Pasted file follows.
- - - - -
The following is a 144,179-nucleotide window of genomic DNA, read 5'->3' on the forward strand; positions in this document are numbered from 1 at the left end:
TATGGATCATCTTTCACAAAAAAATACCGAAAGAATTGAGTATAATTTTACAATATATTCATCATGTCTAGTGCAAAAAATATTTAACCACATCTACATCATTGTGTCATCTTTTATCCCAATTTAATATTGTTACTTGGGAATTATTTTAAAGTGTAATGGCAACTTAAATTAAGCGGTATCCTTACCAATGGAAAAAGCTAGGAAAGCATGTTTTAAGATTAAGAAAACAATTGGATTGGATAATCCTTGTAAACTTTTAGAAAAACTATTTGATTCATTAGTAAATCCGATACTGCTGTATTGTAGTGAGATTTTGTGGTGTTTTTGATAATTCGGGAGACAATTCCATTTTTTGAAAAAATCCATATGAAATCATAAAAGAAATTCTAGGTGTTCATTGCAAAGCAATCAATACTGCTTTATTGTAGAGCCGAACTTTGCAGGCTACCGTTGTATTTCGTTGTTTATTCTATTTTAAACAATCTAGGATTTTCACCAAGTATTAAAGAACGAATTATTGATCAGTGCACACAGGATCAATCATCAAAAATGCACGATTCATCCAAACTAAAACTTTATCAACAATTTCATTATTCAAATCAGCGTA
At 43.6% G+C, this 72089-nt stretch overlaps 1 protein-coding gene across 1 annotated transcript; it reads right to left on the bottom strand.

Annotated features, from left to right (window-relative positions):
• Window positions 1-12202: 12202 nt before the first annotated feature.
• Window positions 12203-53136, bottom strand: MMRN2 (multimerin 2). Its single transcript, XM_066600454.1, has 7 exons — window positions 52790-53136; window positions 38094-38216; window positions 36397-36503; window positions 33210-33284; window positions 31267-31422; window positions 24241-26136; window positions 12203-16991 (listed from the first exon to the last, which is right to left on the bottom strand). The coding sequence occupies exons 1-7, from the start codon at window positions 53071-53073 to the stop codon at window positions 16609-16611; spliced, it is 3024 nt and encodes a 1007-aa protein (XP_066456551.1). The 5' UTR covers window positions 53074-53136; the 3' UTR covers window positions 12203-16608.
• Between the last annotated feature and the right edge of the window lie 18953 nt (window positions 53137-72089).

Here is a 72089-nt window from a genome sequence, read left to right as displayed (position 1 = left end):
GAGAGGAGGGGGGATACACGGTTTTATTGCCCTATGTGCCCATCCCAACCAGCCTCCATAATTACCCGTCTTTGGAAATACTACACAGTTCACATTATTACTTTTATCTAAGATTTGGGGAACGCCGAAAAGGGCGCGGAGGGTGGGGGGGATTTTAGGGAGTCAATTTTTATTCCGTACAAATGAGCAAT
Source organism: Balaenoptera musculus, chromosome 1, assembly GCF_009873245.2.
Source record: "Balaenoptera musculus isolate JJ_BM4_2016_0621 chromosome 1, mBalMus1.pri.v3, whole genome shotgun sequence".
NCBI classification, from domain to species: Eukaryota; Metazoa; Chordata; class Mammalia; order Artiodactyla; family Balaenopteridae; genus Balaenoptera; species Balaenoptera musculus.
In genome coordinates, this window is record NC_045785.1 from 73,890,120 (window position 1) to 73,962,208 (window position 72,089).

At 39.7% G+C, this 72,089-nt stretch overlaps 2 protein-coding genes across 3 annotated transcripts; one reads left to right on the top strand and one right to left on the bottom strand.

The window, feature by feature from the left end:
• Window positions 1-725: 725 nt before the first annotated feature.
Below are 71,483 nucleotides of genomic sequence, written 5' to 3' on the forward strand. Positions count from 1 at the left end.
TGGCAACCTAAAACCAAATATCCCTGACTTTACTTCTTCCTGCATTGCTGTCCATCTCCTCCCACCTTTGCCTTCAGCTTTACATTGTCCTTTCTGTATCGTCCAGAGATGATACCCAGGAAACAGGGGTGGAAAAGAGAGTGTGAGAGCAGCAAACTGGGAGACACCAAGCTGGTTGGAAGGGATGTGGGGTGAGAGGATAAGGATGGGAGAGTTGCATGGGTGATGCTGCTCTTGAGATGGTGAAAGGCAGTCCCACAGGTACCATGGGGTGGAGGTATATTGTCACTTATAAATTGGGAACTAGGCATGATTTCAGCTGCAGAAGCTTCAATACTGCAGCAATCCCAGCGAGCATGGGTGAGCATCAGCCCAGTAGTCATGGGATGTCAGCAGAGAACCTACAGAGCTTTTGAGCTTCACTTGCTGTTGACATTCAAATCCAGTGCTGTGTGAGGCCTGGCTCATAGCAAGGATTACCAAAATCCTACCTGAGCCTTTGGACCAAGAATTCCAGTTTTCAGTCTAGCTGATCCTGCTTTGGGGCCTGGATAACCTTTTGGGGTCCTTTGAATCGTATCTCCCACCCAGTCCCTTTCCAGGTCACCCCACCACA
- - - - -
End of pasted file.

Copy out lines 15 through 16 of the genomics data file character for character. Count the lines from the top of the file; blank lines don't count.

The window, feature by feature from the left end:
• Window positions 1-725: 725 nt before the first annotated feature.